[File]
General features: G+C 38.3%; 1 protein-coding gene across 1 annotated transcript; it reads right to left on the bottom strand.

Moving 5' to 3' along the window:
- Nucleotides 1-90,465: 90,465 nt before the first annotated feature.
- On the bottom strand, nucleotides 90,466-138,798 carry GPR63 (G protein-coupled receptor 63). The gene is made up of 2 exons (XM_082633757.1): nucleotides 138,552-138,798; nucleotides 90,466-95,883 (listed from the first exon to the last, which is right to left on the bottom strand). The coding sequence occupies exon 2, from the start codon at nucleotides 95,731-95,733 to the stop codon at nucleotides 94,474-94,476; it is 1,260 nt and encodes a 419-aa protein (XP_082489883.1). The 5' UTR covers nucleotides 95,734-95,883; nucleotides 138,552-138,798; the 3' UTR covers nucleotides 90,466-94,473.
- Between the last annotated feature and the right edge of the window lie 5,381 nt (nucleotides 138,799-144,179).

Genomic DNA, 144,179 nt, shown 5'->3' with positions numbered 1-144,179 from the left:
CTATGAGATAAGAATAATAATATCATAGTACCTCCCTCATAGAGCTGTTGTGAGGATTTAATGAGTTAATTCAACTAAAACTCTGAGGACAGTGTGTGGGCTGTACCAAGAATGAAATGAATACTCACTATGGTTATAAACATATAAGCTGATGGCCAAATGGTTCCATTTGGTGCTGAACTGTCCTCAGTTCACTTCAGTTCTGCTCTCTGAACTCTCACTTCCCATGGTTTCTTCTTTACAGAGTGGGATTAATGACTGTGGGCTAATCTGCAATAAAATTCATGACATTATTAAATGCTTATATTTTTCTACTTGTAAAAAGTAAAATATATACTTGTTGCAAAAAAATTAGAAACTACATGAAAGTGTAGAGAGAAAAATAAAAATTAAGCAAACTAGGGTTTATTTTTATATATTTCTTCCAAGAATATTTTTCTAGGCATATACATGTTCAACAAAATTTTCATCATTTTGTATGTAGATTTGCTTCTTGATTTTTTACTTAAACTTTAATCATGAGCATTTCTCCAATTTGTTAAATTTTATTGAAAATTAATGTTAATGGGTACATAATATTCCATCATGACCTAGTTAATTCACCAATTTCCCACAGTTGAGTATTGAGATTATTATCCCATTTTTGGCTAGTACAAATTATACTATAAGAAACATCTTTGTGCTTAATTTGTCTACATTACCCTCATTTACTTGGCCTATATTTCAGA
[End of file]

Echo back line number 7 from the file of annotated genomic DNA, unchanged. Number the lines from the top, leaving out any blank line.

CTATGAGATAAGAATAATAATATCATAGTACCTCCCTCATAGAGCTGTTGTGAGGATTTAATGAGTTAATTCAACTAAAACTCTGAGGACAGTGTGTGGGCTGTACCAAGAATGAAATGAATACTCACTATGGTTATAAACATATAAGCTGATGGCCAAATGGTTCCATTTGGTGCTGAACTGTCCTCAGTTCACTTCAGTTCTGCTCTCTGAACTCTCACTTCCCATGGTTTCTTCTTTACAGAGTGGGATTAATGACTGTGGGCTAATCTGCAATAAAATTCATGACATTATTAAATGCTTATATTTTTCTACTTGTAAAAAGTAAAATATATACTTGTTGCAAAAAAATTAGAAACTACATGAAAGTGTAGAGAGAAAAATAAAAATTAAGCAAACTAGGGTTTATTTTTATATATTTCTTCCAAGAATATTTTTCTAGGCATATACATGTTCAACAAAATTTTCATCATTTTGTATGTAGATTTGCTTCTTGATTTTTTACTTAAACTTTAATCATGAGCATTTCTCCAATTTGTTAAATTTTATTGAAAATTAATGTTAATGGGTACATAATATTCCATCATGACCTAGTTAATTCACCAATTTCCCACAGTTGAGTATTGAGATTATTATCCCATTTTTGGCTAGTACAAATTATACTATAAGAAACATCTTTGTGCTTAATTTGTCTACATTACCCTCATTTACTTGGCCTATATTTCAGA